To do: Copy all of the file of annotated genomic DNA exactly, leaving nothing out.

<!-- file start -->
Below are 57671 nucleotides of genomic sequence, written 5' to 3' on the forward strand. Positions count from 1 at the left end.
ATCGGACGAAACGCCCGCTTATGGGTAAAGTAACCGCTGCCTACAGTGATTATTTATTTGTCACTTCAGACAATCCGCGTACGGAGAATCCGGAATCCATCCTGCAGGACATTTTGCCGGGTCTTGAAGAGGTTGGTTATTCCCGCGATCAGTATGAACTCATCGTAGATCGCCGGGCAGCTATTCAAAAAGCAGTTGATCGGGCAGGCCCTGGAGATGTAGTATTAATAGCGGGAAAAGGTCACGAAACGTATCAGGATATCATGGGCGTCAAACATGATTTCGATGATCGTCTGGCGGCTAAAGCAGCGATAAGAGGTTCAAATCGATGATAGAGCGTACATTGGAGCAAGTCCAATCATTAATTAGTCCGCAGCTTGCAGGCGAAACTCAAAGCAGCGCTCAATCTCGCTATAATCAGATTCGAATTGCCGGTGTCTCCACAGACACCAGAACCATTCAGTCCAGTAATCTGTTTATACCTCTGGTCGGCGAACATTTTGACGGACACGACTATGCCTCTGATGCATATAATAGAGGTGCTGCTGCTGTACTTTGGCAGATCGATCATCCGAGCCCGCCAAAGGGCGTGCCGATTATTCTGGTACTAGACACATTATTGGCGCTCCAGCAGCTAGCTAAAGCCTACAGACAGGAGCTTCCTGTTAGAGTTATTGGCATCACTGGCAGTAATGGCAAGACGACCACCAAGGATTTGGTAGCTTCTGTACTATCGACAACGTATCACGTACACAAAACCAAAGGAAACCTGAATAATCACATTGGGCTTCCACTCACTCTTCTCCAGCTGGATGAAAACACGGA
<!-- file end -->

Below are 57671 nucleotides of genomic sequence, written 5' to 3' on the forward strand. Positions count from 1 at the left end.
ATCGGACGAAACGCCCGCTTATGGGTAAAGTAACCGCTGCCTACAGTGATTATTTATTTGTCACTTCAGACAATCCGCGTACGGAGAATCCGGAATCCATCCTGCAGGACATTTTGCCGGGTCTTGAAGAGGTTGGTTATTCCCGCGATCAGTATGAACTCATCGTAGATCGCCGGGCAGCTATTCAAAAAGCAGTTGATCGGGCAGGCCCTGGAGATGTAGTATTAATAGCGGGAAAAGGTCACGAAACGTATCAGGATATCATGGGCGTCAAACATGATTTCGATGATCGTCTGGCGGCTAAAGCAGCGATAAGAGGTTCAAATCGATGATAGAGCGTACATTGGAGCAAGTCCAATCATTAATTAGTCCGCAGCTTGCAGGCGAAACTCAAAGCAGCGCTCAATCTCGCTATAATCAGATTCGAATTGCCGGTGTCTCCACAGACACCAGAACCATTCAGTCCAGTAATCTGTTTATACCTCTGGTCGGCGAACATTTTGACGGACACGACTATGCCTCTGATGCATATAATAGAGGTGCTGCTGCTGTACTTTGGCAGATCGATCATCCGAGCCCGCCAAAGGGCGTGCCGATTATTCTGGTACTAGACACATTATTGGCGCTCCAGCAGCTAGCTAAAGCCTACAGACAGGAGCTTCCTGTTAGAGTTATTGGCATCACTGGCAGTAATGGCAAGACGACCACCAAGGATTTGGTAGCTTCTGTACTATCGACAACGTATCACGTACACAAAACCAAAGGAAACCTGAATAATCACATTGGGCTTCCACTCACTCTTCTCCAGCTGGATGAAAACACGGA